In Cohen v. Elephant Rock Beach Club, Inc., 2014 WL 6792106 (D. Mass. Dec. 3, 2014), the United States District Court for the District of Massachusetts ruled that a possessor of property may have a duty under Massachusetts law to warn guests of dangerous conditions located on adjacent property owned by another. The Court held, exerting a degree of “control o[ver] adjacent property, even absent a legal right, can in some circumstances confer a duty of care.” Under the circumstances presented in Elephant Rock, the Court held it was for the jury to determine whether the defendant private beach club exercised sufficient control over a natural rock formation located outside its property limits known as “Elephant Rock”, and thereby owed a duty of care to its members and their guests to adequately warn them of the dangers associated with jumping off of Elephant Rock into the water.
The plaintiff, a thirty-nine year old woman who was a guest of a member of the beach club, suffered a broken leg when she jumped off of Elephant Rock and smashed her foot into a portion of the rock below the surface of the water. The plaintiff alleges she decided to jump off Elephant Rock only after having ob- served many adults and children swim to, climb on, run and jump off of the rock. Before she jumped, the plaintiff claims she could see the top of the water surface but not the conditions that existed below the water surface.
The plaintiff brought suit against the beach club alleging negligent failure to warn of the dangers associated with jumping off of Elephant Rock.
Title to Elephant Rock is vested in the Commonwealth. It is located on public waters approximately 250 feet off shore from the club’s private beach. Club members and their guests often swim to and around Elephant Rock, and at times climb onto the rock and jump off of it into the water. Although boaters also visit Elephant Rock, the club’s private beach provides the primary or main access to it. The club maintains a number of safety ropes and buoys in the waters between its private beach and Elephant Rock, and employs life- guards who monitor the waters including those around the rock. The club’s lifeguards on occasion whistle in swimmers who are on or near the rock during hazardous swimming conditions. The club also maintains a flag system signalling water safety conditions, and posts signage on its property warning: “use of the rock is at one’s own risk,” “children under the age of eight are not allowed on the rock,” and “children eight to nine years old must be accompanied by an adult.”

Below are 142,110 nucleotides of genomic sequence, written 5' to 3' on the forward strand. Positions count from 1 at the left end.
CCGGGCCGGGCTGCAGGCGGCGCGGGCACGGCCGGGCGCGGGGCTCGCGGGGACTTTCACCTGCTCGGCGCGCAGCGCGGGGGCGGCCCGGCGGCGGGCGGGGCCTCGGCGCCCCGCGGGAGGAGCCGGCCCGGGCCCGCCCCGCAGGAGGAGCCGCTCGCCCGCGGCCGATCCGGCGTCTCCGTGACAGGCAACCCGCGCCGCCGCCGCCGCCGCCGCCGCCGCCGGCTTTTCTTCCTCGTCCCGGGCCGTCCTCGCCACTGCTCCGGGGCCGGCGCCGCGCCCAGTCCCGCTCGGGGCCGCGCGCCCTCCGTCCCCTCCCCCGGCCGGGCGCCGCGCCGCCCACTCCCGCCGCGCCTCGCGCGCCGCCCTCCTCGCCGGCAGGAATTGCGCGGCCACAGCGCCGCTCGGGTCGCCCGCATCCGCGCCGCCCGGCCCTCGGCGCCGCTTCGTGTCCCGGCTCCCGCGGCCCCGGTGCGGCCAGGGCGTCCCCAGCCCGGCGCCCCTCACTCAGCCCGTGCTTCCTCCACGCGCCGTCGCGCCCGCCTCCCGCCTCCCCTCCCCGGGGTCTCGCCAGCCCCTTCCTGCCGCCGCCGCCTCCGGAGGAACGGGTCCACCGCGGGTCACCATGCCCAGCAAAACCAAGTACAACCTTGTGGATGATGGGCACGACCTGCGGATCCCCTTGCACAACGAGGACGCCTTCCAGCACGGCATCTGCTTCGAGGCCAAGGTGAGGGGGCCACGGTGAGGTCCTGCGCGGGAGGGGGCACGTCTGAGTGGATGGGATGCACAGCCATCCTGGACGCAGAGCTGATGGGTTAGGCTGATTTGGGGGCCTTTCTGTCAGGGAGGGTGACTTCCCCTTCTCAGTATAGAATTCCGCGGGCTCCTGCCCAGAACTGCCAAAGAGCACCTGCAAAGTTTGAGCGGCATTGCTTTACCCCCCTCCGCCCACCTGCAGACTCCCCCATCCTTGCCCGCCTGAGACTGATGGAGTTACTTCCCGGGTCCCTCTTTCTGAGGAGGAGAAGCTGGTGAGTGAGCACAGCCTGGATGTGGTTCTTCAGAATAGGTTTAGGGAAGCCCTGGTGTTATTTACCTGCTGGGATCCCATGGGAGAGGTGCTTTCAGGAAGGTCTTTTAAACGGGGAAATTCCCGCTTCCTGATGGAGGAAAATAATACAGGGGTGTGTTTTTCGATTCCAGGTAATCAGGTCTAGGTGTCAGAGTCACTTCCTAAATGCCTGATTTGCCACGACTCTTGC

The beach club moved for summary judgment on the grounds: (i) it had no duty to warn because it lacked a legal right of control over the rock; (ii) the rock posed an open and obvious danger; and, (iii) it was protected from liability under the Massachusetts recreational use statute (M.G.L. c. 21, §17C), which provides a person with interest in land who permits the public free of charge to use the land for recreational purpose shall not be liable for personal injuries or property damage sustained by members of the public in the absence of willful, wanton, or reckless conduct.